I wouldn’t want to be the owner of Yellow Pages (yes, I know there are millions of ‘owners’ through the company’s shares). What a tight spot to be in. I’ve been singing this tune for the past few years now. I remember several years in a row when my Yellow Pages rep sat down with me at Cambrian Credit Union to discuss the annual ad buy. Each time, as she valiantly tried to upsell me, I had to persuade myself that we should be in the old book at all.
I kept Cambrian in the book during my tenure, because a large enough portion of its clients were of a generation to use it regularly. For the rest of us, I’m not so sure. The Google deathstar has Yellow Pages in its sights. We just don’t search for information the way we used to when the phone book was the only game in town.
Today, my clients and I will talk about search engine optimization strategies for a week before anyone even mentions the phone book. And while Yellow Pages also has a searchable website, it’s costly to advertise on it and its share of the web audience is puny compared to Google, Yahoo or MSN.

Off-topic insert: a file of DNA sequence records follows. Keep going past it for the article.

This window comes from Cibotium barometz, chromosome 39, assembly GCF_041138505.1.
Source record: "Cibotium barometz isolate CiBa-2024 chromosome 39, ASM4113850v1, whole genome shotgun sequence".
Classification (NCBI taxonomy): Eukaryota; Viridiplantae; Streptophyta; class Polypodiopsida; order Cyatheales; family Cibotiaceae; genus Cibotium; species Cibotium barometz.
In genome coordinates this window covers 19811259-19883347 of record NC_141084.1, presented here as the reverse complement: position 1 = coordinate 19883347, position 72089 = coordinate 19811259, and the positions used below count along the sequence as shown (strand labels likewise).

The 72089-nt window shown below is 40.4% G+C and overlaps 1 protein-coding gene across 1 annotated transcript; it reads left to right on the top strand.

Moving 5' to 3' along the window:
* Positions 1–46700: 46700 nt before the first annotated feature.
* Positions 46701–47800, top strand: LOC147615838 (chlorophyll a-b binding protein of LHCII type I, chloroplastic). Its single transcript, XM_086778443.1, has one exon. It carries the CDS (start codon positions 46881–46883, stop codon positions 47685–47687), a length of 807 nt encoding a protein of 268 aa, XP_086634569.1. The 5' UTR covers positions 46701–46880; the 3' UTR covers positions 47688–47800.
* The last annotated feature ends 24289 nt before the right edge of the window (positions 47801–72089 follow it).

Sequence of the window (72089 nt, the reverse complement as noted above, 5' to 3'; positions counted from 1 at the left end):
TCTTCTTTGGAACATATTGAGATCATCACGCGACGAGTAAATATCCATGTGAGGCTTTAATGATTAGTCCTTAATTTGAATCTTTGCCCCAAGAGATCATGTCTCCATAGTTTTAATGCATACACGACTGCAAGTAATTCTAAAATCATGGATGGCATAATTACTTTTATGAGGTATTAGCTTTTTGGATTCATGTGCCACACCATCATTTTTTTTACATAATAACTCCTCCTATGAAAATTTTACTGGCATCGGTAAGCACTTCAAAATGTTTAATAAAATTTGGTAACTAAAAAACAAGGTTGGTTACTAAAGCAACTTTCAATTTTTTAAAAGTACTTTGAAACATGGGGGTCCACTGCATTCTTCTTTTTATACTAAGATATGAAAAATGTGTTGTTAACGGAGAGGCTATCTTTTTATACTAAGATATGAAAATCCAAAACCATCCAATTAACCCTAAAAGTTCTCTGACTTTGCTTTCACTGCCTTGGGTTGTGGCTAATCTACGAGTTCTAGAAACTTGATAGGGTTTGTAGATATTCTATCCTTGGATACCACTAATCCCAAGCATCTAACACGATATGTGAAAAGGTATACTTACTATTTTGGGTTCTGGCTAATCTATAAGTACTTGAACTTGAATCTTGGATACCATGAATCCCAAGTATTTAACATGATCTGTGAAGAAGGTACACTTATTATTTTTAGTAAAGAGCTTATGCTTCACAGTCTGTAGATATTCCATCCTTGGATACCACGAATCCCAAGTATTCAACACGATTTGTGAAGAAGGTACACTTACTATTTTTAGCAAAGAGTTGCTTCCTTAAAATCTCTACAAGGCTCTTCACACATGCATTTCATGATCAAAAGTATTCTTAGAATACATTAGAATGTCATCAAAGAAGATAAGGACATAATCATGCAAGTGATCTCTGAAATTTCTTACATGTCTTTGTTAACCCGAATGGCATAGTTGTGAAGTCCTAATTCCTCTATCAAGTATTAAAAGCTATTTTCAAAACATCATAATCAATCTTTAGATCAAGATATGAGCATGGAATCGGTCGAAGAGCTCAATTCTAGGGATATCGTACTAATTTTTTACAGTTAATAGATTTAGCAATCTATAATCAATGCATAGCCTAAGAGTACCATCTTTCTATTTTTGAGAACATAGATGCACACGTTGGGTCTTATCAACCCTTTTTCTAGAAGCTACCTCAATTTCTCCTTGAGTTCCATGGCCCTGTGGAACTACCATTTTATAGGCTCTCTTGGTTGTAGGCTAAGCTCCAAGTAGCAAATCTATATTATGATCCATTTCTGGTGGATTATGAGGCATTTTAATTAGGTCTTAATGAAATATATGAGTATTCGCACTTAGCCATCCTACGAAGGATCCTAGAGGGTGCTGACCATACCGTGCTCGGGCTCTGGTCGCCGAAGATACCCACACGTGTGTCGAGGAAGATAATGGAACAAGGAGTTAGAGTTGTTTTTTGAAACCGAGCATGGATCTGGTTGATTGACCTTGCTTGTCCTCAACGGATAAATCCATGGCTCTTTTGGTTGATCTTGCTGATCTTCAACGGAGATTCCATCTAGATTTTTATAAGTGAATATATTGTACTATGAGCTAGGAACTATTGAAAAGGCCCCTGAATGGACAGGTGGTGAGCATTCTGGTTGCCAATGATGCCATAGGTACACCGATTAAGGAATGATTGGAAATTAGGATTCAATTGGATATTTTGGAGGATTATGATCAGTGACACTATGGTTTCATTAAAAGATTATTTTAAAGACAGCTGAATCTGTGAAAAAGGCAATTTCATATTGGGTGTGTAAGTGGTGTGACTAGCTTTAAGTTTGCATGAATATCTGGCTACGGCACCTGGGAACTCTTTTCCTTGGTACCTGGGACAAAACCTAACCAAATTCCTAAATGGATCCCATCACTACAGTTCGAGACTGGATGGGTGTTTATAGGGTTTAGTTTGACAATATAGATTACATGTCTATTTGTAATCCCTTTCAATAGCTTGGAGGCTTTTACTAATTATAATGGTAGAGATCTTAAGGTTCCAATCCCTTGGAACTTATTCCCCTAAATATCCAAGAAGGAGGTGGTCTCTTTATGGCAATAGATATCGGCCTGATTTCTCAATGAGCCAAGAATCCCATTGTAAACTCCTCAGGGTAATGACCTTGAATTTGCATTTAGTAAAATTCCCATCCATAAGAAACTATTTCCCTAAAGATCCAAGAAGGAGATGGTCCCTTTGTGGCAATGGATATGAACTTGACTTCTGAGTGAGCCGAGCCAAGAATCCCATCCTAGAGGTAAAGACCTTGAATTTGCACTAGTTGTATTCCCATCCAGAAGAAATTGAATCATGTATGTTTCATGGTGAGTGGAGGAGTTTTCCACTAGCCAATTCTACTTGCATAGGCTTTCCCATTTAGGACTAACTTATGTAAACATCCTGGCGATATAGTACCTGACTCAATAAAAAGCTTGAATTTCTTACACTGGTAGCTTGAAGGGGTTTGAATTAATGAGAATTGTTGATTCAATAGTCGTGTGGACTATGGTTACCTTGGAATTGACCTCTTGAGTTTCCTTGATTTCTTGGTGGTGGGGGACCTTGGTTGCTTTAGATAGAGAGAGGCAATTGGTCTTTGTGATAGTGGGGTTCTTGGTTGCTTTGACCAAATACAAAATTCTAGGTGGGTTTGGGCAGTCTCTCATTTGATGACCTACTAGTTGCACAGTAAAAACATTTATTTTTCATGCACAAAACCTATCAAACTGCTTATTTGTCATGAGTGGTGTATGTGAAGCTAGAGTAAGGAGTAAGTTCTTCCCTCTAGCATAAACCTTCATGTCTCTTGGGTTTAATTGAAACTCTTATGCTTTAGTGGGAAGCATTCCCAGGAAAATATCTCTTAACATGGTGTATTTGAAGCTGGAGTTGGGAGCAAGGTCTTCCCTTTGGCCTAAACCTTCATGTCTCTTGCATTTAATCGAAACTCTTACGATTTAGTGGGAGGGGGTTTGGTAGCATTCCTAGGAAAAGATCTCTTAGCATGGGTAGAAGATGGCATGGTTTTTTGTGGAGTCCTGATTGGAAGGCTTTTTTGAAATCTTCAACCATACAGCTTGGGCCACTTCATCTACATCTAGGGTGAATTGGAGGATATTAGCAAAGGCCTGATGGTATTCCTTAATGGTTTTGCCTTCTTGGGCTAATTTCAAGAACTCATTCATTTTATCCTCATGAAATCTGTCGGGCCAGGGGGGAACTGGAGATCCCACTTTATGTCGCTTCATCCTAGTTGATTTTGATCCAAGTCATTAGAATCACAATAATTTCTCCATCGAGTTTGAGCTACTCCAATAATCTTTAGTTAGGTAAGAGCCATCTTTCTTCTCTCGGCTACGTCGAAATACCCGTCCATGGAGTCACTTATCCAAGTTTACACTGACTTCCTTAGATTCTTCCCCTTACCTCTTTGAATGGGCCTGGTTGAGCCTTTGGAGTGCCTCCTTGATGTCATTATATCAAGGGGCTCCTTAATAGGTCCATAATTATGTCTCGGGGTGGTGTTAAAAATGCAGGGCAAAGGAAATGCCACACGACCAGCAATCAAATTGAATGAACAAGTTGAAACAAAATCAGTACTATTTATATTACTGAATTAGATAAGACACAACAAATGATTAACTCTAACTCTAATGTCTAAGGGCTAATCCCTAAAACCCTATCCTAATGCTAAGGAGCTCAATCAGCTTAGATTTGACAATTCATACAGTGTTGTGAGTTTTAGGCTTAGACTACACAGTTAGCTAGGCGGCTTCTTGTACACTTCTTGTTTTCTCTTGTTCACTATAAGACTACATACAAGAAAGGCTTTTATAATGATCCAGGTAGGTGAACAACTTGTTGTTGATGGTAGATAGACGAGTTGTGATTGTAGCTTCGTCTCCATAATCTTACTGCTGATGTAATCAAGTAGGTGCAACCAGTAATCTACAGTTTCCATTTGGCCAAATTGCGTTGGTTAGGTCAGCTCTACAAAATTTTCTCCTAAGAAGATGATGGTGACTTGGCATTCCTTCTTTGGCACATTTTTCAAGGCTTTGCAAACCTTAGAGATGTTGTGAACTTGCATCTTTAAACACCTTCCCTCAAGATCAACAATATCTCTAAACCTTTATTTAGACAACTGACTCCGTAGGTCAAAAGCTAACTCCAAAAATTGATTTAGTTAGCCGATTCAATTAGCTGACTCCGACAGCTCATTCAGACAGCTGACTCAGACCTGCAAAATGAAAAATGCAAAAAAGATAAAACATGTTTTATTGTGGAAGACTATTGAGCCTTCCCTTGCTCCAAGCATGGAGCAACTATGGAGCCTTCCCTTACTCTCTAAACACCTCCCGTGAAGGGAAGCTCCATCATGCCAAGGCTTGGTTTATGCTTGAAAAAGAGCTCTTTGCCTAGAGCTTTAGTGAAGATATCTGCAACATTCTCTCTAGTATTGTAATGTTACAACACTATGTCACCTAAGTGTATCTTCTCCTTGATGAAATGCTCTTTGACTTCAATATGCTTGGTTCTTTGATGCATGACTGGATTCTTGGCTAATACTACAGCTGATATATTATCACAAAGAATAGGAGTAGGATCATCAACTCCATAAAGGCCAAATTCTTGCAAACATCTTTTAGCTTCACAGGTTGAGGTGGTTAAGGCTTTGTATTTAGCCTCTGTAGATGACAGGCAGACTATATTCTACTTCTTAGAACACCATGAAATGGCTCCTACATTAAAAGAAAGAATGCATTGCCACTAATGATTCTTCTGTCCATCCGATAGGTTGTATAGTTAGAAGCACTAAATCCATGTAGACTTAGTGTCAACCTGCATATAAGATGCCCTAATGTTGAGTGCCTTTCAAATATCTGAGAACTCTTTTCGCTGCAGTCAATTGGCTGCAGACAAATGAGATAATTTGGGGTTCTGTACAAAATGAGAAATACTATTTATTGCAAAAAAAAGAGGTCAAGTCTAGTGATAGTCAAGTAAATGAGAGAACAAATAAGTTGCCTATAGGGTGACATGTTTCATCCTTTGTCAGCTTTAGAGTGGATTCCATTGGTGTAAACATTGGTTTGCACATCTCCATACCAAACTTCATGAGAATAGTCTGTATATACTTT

Optimizing your search engine results isn’t easy. You need to deliver relevant, fresh content constantly in order to rank anywhere near the top in organic searches. Paid search is easier to control, but then you can also blow your budget quickly if you’re shooting to be near the top.
But then, you don’t need to be at the top… sometimes the best place to be is third or fourth in the paid search list. Just take a look at this article from imedia’s Chris Lien: How to win the search position game. I think the author’s formula for determining how much a click is worth is out of whack (it’s no good to break even on conversions when profitability is the key to your enterprise), but he’s got some good thoughts on the subject of optimizing keyword search results.